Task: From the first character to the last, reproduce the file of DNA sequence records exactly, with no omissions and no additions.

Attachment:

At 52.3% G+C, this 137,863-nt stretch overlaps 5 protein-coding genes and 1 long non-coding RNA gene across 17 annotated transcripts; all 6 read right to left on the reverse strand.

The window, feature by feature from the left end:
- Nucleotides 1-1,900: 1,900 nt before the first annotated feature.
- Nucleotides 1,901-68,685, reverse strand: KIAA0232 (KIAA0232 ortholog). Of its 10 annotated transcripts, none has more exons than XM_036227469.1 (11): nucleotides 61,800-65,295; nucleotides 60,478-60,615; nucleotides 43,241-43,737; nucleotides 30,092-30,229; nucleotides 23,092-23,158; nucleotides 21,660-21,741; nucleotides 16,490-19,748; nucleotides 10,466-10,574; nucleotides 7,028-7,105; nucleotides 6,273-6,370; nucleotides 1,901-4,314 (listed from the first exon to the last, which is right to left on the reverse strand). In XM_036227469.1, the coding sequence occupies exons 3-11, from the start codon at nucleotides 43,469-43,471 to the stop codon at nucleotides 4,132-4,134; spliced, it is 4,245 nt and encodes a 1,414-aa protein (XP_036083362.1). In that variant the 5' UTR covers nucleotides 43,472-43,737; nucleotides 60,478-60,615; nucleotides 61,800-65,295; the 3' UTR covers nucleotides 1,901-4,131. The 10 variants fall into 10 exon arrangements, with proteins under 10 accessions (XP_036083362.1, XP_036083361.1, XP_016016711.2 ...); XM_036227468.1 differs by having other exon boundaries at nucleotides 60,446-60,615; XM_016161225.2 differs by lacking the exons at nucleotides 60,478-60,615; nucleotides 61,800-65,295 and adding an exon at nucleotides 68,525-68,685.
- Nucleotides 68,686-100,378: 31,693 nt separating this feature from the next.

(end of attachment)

At 52.3% G+C, this 137,863-nt stretch overlaps 5 protein-coding genes and 1 long non-coding RNA gene across 17 annotated transcripts; all 6 read right to left on the reverse strand.

The window, feature by feature from the left end:
- Nucleotides 1-1,900: 1,900 nt before the first annotated feature.
- Nucleotides 1,901-68,685, reverse strand: KIAA0232 (KIAA0232 ortholog). Of its 10 annotated transcripts, none has more exons than XM_036227469.1 (11): nucleotides 61,800-65,295; nucleotides 60,478-60,615; nucleotides 43,241-43,737; nucleotides 30,092-30,229; nucleotides 23,092-23,158; nucleotides 21,660-21,741; nucleotides 16,490-19,748; nucleotides 10,466-10,574; nucleotides 7,028-7,105; nucleotides 6,273-6,370; nucleotides 1,901-4,314 (listed from the first exon to the last, which is right to left on the reverse strand). In XM_036227469.1, the coding sequence occupies exons 3-11, from the start codon at nucleotides 43,469-43,471 to the stop codon at nucleotides 4,132-4,134; spliced, it is 4,245 nt and encodes a 1,414-aa protein (XP_036083362.1). In that variant the 5' UTR covers nucleotides 43,472-43,737; nucleotides 60,478-60,615; nucleotides 61,800-65,295; the 3' UTR covers nucleotides 1,901-4,131. The 10 variants fall into 10 exon arrangements, with proteins under 10 accessions (XP_036083362.1, XP_036083361.1, XP_016016711.2 ...); XM_036227468.1 differs by having other exon boundaries at nucleotides 60,446-60,615; XM_016161225.2 differs by lacking the exons at nucleotides 60,478-60,615; nucleotides 61,800-65,295 and adding an exon at nucleotides 68,525-68,685.
- Nucleotides 68,686-100,378: 31,693 nt separating this feature from the next.